Testing plays a critical and often overlooked role in systems development. Many developers run through a limited testing process only to check that the system performs the basic functions intended. They often test for the major risks such as invalid data and system overload but rarely test the system for functionality issues or business needs. A system that does not meet the business need is practically useless. A proper test plan will ensure that a system works in both a technical and business sense.
Gather a test team that includes both technical experts and business experts. Testing the account payable system should involve employees from accounts payable who can identify problems with how the system runs. Technical experts will have the ability to identify problems with the coding.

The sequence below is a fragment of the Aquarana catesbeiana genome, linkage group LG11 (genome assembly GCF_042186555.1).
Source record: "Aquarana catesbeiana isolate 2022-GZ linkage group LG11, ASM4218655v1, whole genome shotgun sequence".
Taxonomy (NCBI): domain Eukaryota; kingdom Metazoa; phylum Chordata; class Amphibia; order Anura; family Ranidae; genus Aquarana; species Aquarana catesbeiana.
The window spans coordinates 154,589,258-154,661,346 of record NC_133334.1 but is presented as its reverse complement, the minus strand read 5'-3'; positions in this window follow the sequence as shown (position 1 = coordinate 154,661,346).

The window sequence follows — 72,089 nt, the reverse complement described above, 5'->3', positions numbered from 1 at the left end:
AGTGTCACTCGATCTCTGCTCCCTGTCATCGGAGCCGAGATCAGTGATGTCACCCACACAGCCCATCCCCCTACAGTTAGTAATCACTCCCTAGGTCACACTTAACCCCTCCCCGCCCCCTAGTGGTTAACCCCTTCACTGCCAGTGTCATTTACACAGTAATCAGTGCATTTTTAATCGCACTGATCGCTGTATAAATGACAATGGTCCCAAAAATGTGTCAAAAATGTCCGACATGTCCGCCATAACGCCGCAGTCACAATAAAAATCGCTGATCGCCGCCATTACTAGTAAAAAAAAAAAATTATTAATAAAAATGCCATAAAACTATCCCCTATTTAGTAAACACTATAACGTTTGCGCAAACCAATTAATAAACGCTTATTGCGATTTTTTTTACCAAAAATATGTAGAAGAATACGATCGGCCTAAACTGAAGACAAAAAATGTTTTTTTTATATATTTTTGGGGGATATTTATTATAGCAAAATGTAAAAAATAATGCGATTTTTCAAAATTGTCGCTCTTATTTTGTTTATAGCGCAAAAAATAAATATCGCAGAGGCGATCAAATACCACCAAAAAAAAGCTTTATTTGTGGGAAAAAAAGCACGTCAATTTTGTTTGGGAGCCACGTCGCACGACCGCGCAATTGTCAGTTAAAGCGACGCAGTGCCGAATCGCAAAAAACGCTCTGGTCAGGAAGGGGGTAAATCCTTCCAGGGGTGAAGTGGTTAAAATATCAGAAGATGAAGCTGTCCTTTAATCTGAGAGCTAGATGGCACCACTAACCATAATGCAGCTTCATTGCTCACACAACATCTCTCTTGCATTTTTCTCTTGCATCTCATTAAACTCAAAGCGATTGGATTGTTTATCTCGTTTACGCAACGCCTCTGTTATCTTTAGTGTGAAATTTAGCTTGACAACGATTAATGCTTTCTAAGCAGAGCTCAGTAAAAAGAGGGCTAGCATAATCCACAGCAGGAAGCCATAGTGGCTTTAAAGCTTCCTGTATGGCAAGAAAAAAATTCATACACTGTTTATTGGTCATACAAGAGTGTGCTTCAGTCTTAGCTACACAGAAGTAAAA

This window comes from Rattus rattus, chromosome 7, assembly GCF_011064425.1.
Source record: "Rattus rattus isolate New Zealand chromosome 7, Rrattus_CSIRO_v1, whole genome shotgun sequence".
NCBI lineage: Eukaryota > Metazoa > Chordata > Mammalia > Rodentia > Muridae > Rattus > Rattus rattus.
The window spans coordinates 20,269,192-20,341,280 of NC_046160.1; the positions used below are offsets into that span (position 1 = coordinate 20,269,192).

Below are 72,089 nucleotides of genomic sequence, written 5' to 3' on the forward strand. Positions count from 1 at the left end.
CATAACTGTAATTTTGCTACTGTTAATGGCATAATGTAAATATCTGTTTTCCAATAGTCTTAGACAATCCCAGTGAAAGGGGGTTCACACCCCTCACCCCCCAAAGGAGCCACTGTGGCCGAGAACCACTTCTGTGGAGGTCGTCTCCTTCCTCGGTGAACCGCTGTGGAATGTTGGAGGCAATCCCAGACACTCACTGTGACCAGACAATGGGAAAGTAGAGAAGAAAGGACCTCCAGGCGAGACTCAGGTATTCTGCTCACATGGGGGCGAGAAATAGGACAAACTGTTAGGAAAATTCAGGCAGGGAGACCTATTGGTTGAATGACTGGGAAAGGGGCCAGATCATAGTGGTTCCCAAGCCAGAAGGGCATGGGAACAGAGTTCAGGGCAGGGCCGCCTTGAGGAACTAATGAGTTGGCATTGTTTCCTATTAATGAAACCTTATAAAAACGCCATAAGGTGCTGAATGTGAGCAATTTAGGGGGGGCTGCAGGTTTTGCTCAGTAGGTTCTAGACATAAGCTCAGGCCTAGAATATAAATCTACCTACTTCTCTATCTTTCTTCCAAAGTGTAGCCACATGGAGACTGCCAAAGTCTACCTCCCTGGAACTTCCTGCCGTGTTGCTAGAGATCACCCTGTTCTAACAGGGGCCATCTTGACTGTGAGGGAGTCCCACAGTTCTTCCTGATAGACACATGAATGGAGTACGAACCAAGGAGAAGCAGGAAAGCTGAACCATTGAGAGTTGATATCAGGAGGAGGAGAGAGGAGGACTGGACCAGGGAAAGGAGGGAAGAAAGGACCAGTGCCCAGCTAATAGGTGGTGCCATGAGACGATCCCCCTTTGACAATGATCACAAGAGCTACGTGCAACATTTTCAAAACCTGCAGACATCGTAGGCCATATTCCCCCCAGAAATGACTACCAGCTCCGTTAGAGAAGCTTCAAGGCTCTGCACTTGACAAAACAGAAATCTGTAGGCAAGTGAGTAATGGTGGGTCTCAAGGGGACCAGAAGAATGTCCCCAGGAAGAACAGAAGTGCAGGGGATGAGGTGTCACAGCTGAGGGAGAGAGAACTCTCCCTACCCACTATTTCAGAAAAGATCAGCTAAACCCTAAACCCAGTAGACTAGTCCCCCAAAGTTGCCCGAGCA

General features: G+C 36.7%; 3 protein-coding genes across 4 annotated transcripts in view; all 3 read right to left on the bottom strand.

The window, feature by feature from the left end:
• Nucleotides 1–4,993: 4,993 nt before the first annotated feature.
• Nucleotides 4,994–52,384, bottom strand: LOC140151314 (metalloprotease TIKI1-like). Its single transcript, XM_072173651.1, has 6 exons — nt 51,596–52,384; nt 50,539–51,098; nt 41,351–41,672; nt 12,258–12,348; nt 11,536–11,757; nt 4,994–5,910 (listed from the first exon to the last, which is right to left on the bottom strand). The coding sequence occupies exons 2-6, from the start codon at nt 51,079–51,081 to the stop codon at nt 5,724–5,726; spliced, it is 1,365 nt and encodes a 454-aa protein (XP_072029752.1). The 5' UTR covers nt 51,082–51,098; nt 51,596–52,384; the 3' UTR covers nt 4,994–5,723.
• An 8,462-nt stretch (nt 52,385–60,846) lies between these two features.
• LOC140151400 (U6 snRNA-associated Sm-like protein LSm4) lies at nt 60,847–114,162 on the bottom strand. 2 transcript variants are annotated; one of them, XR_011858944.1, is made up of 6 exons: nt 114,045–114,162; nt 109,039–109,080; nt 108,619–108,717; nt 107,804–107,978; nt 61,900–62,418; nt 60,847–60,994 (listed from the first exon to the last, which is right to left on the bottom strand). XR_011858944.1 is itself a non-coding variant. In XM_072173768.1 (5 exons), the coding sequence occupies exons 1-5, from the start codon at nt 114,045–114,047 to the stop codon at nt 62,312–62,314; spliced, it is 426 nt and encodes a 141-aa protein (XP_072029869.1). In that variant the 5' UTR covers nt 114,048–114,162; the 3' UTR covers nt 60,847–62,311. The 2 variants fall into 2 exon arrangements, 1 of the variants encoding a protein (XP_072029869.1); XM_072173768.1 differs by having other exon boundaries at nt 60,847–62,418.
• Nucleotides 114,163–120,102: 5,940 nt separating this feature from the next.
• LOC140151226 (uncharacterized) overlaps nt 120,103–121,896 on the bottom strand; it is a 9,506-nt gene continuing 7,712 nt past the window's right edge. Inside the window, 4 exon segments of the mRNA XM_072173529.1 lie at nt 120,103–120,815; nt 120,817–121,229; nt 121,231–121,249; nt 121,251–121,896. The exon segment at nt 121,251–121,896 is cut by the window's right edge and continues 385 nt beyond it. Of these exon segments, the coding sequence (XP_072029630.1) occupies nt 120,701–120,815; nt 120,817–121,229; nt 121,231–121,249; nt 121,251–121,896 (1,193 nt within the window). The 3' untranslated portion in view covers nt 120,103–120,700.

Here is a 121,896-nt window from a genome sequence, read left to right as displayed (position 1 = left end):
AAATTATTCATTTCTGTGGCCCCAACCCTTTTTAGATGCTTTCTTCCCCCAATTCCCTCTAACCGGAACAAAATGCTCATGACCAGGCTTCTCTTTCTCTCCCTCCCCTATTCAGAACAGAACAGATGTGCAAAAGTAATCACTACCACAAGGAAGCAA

Document the test plan objectives. Identify all of the business and technical functions the testing will address. Also keep in mind any third-party programs that will interface with the new system. Create a list of scenarios that will test every function of the system.
Write the test plan. The plan will outline each step a tester will execute while testing the system. Include all of the data to input into the system, along with the predicted result. Include all scenarios typical of normal system use.
Assign a tester or group of testers to each task required by the test plan as defined in Step 3. Ask the testers to take thorough notes. Provide a common space for documenting test results on each test script, which will allow the user to document issues and successes on one document while the information remains fresh.
Review the test results. Modify the code as necessary to meet business needs.